Getting Started Using Hadoop, Part 2: Building a Cluster

In Part 1 of this series, I discussed some of the basic concepts around Hadoop, specifically when it’s appropriate to use Hadoop to solve your data engineering problems and the terminology of the Hadoop eco-system. This post will cover how to install your own Hadoop cluster on Amazon EC2 using Cloudera Manager.

Like prior posts talking about Amazon EC2, this post assumes you have some basic facility with Linux, submitting instructions via the command line, etc. Because really, if you’re interested in Hadoop, using the command line probably isn’t a limiting factor!

Building a 18-node Hadoop Cluster

The SlideShare presentation below shows the steps to building a 18-node Hadoop cluster, using a single m1.large EC2 instance as the ‘Name Node’ and 18 m1.medium EC2 instances as the ‘Data Nodes’.  I chose 18 nodes because according to Cloudera, 20 is the maximum that can be activated at one time through the Amazon API, so let’s stay under the max to avoid any errors. It’s possible to add more instances later through the Cloudera Manager (up to 50 total), if so desired.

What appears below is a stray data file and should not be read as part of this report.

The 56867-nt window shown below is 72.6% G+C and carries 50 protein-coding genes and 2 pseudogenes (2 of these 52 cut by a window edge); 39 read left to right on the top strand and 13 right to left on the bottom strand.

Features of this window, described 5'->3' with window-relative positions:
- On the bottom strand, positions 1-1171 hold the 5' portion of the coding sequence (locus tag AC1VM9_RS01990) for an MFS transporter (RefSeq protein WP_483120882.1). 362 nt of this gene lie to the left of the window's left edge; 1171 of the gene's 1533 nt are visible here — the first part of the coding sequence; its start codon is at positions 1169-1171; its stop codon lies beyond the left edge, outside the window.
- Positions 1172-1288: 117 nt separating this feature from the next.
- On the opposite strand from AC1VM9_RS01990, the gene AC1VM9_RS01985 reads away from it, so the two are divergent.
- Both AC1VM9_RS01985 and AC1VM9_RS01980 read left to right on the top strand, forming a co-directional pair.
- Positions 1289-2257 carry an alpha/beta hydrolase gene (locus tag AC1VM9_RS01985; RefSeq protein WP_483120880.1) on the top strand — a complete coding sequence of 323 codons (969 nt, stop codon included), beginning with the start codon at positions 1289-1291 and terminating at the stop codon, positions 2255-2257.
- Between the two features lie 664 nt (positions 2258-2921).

Note that going through this tutorial will cost $2.40/hr at current prices ($0.24/hr per m1.large instance and $0.12/hr per m1.medium instance).

Since the SlideShare presentation is potentially not so friendly on the eyes, I’ve also created a PDF download that’s full resolution.

Next Steps

Once you make it through all these steps to set up a Hadoop cluster, you are ready to do some analysis. Part 3 of this tutorial will cover how to upload data into HDFS using Hue.

Update, 7/13/13: As is the case with any open-source project, there have been several changes to the Cloudera Manager that makes setup easier. When getting started, on the screen where it asks “Which Cloudera do you want to deploy?”, choose ‘Cloudera Standard’. Also, once you get to slides 13-14 where you click on the link to get started with Hue, the link now works correctly (you don’t need to search for the Amazon DNS any more!)

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